With the increased emphasis on student success and performance-based funding in education, I think the following op-ed piece in the New York Times on Sunday, October, 26, 2014 bears reading: The American Dream is Leaving America, by Nicolas Kristof (http://nyti.ms/1z8uOlb). I think it a timely observation about the importance of educational access.
I agree with Kristof that we are losing our way. I offer that the community college mission is not about having students who are easier to teach, but about making access to learning easier. I offer that the community college mission is not about defining and funding student success, but about providing learning opportunities as an institution and about defining student learning outcomes (SLOs) by particular disciplines.
However, when we confuse a learner who has achieved a successful SLO and/or the institutional granting of certificates and degrees with overall student “success,” we have shifted from an institution and a society dedicated to providing learning opportunities to one dedicated to defining and funding who or what is successful.
When we decide what success looks like, we move from emphasizing the important contribution of diversity to an emphasis on Stepford-like outlooks and outcomes. The latter may be easier to define and fund, but it is the former that can create a diverse and sustainable ecology of success.
Kristof wrote that “Fixing the education system is the civil rights challenge of our era.” Many of us have learned it is easier to “go along to get along.” However, it is seldom easy or comfortable to protest peacefully and effectively.
In the movie Network, the actor Peter Finch asked folks to go to their window and shout “I’m mad as hell and I’m not going to take this anymore” (still entertaining to watch: http://www.youtube.com/watch?v=rGIY5Vyj4YM ). If enough of us feel this way, the pronoun changes to become “we’re mad as hell…” However, there is a difference between a mob mentality and a collective intent to find solutions. Few of us feel the educational system is on track. If we are going to take up the “civil rights challenge of our era,” we can be neither loose cannons nor passive in our pursuit. Like Finch’s character, I do not know the solutions, but I agree that sometimes getting mad can be motivating. Having gotten truly motivated, we’ll need a large dose of being sober to fix the educational system. And that sobriety is not grounded solely in accounting or narrow definitions of success.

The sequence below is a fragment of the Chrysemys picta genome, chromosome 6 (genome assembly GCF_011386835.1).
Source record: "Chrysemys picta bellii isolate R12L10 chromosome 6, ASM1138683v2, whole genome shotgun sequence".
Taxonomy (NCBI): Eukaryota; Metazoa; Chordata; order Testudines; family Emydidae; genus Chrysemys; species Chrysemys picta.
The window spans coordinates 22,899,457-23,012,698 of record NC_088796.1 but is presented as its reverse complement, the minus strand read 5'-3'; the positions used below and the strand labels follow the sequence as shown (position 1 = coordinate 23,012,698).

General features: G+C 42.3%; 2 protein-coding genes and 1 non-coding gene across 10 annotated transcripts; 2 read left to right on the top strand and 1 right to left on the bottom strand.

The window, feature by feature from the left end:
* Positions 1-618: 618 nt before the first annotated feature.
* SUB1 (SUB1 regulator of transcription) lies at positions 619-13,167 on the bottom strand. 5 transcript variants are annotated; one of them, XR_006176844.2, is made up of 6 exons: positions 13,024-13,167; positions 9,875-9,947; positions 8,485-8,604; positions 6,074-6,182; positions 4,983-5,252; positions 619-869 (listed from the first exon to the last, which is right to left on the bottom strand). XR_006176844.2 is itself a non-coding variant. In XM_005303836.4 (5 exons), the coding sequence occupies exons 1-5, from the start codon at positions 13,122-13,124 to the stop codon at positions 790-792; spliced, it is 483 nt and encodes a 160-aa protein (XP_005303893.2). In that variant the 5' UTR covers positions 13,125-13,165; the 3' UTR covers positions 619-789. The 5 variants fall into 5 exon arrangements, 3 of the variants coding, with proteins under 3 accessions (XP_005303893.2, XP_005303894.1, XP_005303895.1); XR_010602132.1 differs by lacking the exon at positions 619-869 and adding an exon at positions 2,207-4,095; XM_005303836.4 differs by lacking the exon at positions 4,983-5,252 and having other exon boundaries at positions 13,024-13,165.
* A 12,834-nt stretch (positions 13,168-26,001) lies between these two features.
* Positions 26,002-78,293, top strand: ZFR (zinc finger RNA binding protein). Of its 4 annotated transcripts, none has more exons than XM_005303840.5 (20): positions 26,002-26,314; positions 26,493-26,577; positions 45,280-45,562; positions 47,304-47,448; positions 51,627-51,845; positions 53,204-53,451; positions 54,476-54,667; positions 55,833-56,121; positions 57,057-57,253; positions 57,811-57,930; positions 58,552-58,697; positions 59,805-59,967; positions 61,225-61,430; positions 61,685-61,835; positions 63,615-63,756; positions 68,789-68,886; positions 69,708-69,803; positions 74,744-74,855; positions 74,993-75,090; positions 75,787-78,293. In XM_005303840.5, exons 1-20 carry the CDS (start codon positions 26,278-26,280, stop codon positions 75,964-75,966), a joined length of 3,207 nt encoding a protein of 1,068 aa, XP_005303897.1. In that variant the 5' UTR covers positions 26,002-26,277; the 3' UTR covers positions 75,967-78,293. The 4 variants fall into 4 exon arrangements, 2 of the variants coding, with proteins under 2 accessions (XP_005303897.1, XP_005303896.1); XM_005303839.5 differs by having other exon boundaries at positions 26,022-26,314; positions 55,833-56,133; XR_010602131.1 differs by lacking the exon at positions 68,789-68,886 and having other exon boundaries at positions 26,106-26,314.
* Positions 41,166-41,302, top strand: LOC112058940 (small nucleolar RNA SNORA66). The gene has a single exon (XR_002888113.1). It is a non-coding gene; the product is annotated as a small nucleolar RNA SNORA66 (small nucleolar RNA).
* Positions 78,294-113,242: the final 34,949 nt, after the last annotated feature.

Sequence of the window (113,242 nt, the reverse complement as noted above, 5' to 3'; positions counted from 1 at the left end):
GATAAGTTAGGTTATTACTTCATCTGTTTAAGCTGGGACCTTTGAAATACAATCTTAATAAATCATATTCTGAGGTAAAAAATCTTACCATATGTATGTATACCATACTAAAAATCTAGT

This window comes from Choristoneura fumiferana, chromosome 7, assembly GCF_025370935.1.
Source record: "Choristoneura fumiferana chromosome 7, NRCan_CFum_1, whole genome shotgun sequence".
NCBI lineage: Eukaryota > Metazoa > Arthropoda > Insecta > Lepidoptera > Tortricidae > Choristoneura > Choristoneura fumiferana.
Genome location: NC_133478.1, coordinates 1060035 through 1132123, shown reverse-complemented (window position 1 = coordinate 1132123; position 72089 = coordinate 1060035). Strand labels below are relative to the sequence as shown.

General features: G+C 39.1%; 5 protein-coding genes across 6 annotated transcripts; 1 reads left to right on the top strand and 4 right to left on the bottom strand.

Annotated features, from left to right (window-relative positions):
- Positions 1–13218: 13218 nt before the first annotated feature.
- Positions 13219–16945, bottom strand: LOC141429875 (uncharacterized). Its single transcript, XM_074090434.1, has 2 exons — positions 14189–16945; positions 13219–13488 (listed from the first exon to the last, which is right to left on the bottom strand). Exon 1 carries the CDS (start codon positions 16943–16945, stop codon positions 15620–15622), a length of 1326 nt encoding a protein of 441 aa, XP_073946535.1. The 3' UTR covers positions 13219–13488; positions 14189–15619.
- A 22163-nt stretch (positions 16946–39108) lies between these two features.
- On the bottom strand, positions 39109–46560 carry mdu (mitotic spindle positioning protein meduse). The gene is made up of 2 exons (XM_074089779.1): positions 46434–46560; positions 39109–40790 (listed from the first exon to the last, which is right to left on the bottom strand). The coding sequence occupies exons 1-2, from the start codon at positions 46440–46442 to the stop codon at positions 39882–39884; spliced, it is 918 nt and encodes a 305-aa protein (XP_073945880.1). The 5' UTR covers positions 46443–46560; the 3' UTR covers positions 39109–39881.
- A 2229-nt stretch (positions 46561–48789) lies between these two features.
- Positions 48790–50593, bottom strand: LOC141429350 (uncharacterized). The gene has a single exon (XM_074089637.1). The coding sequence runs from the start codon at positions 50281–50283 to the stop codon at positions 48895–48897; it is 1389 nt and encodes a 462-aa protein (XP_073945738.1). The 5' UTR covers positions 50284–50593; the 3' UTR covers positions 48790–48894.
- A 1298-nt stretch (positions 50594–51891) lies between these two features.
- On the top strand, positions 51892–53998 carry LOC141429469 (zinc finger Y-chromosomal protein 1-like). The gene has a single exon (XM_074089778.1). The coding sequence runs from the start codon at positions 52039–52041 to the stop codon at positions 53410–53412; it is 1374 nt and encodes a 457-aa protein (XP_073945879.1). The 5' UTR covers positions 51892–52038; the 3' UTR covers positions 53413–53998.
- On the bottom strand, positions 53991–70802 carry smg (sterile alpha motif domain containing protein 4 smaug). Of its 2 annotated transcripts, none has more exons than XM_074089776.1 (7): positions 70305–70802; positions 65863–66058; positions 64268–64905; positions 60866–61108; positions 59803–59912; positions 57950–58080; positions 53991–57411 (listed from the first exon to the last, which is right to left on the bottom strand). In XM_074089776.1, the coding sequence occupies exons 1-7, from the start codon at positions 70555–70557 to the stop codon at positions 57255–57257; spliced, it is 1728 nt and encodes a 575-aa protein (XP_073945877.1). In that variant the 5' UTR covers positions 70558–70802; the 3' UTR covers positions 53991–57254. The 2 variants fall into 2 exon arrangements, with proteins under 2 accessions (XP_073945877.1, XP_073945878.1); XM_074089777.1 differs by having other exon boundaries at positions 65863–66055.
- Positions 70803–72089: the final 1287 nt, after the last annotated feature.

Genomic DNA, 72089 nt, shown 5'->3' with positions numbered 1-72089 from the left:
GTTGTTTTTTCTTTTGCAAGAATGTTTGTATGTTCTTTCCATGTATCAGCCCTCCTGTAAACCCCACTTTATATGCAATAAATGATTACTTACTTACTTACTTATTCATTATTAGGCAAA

If we think of the community college system, which teaches the most students in higher education and at a fraction of the cost, as the Gutenberg printing press of our time, and if we can refrain from dictating what the press should print and how to print it, we have done our job: We have provided to all of us the access to an abundance of information. And with our job, we can address the nuances of processing information—we can teach and learn how to navigate thinking and feeling without teaching and learning what to think or feel.